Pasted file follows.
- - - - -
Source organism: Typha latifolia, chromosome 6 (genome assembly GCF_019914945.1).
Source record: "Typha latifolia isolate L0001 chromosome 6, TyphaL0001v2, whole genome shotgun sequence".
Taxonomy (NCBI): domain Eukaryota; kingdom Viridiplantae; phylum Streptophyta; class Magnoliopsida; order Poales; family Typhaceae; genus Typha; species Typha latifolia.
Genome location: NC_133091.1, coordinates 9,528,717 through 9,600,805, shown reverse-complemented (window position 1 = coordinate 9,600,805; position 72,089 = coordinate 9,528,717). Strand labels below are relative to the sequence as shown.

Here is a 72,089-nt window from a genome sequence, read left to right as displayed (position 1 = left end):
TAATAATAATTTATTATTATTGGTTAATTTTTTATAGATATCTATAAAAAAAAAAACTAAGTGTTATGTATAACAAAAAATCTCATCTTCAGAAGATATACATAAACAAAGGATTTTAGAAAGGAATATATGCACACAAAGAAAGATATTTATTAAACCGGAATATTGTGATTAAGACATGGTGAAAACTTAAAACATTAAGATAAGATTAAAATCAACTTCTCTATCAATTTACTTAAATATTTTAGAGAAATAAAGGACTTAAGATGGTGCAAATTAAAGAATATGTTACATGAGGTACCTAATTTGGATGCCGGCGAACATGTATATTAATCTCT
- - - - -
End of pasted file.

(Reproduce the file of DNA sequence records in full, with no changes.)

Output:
Source organism: Typha latifolia, chromosome 6 (genome assembly GCF_019914945.1).
Source record: "Typha latifolia isolate L0001 chromosome 6, TyphaL0001v2, whole genome shotgun sequence".
Taxonomy (NCBI): domain Eukaryota; kingdom Viridiplantae; phylum Streptophyta; class Magnoliopsida; order Poales; family Typhaceae; genus Typha; species Typha latifolia.
Genome location: NC_133091.1, coordinates 9,528,717 through 9,600,805, shown reverse-complemented (window position 1 = coordinate 9,600,805; position 72,089 = coordinate 9,528,717). Strand labels below are relative to the sequence as shown.

Here is a 72,089-nt window from a genome sequence, read left to right as displayed (position 1 = left end):
TAATAATAATTTATTATTATTGGTTAATTTTTTATAGATATCTATAAAAAAAAAAACTAAGTGTTATGTATAACAAAAAATCTCATCTTCAGAAGATATACATAAACAAAGGATTTTAGAAAGGAATATATGCACACAAAGAAAGATATTTATTAAACCGGAATATTGTGATTAAGACATGGTGAAAACTTAAAACATTAAGATAAGATTAAAATCAACTTCTCTATCAATTTACTTAAATATTTTAGAGAAATAAAGGACTTAAGATGGTGCAAATTAAAGAATATGTTACATGAGGTACCTAATTTGGATGCCGGCGAACATGTATATTAATCTCT